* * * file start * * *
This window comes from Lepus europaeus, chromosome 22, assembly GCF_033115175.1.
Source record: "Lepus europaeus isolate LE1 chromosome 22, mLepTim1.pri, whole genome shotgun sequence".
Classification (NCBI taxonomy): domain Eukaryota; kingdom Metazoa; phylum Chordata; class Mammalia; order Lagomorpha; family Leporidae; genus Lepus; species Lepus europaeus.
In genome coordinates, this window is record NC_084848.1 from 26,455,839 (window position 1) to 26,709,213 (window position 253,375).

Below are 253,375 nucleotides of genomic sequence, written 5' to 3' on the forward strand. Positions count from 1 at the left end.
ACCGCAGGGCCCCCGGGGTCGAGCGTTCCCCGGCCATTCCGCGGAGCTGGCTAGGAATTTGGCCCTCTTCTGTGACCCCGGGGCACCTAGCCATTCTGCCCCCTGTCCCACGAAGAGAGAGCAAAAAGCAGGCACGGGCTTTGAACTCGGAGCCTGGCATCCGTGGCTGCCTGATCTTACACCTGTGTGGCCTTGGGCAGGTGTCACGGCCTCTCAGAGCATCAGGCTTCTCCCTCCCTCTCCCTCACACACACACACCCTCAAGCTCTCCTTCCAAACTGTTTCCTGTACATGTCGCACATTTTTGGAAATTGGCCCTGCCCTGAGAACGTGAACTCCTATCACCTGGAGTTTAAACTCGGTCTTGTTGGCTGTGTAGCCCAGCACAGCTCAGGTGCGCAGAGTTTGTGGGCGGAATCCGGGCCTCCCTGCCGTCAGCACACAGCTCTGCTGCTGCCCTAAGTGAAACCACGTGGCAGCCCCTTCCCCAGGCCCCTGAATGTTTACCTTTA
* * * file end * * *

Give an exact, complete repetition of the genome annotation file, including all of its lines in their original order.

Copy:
This window comes from Lepus europaeus, chromosome 22, assembly GCF_033115175.1.
Source record: "Lepus europaeus isolate LE1 chromosome 22, mLepTim1.pri, whole genome shotgun sequence".
Classification (NCBI taxonomy): domain Eukaryota; kingdom Metazoa; phylum Chordata; class Mammalia; order Lagomorpha; family Leporidae; genus Lepus; species Lepus europaeus.
In genome coordinates, this window is record NC_084848.1 from 26,455,839 (window position 1) to 26,709,213 (window position 253,375).

Below are 253,375 nucleotides of genomic sequence, written 5' to 3' on the forward strand. Positions count from 1 at the left end.
ACCGCAGGGCCCCCGGGGTCGAGCGTTCCCCGGCCATTCCGCGGAGCTGGCTAGGAATTTGGCCCTCTTCTGTGACCCCGGGGCACCTAGCCATTCTGCCCCCTGTCCCACGAAGAGAGAGCAAAAAGCAGGCACGGGCTTTGAACTCGGAGCCTGGCATCCGTGGCTGCCTGATCTTACACCTGTGTGGCCTTGGGCAGGTGTCACGGCCTCTCAGAGCATCAGGCTTCTCCCTCCCTCTCCCTCACACACACACACCCTCAAGCTCTCCTTCCAAACTGTTTCCTGTACATGTCGCACATTTTTGGAAATTGGCCCTGCCCTGAGAACGTGAACTCCTATCACCTGGAGTTTAAACTCGGTCTTGTTGGCTGTGTAGCCCAGCACAGCTCAGGTGCGCAGAGTTTGTGGGCGGAATCCGGGCCTCCCTGCCGTCAGCACACAGCTCTGCTGCTGCCCTAAGTGAAACCACGTGGCAGCCCCTTCCCCAGGCCCCTGAATGTTTACCTTTA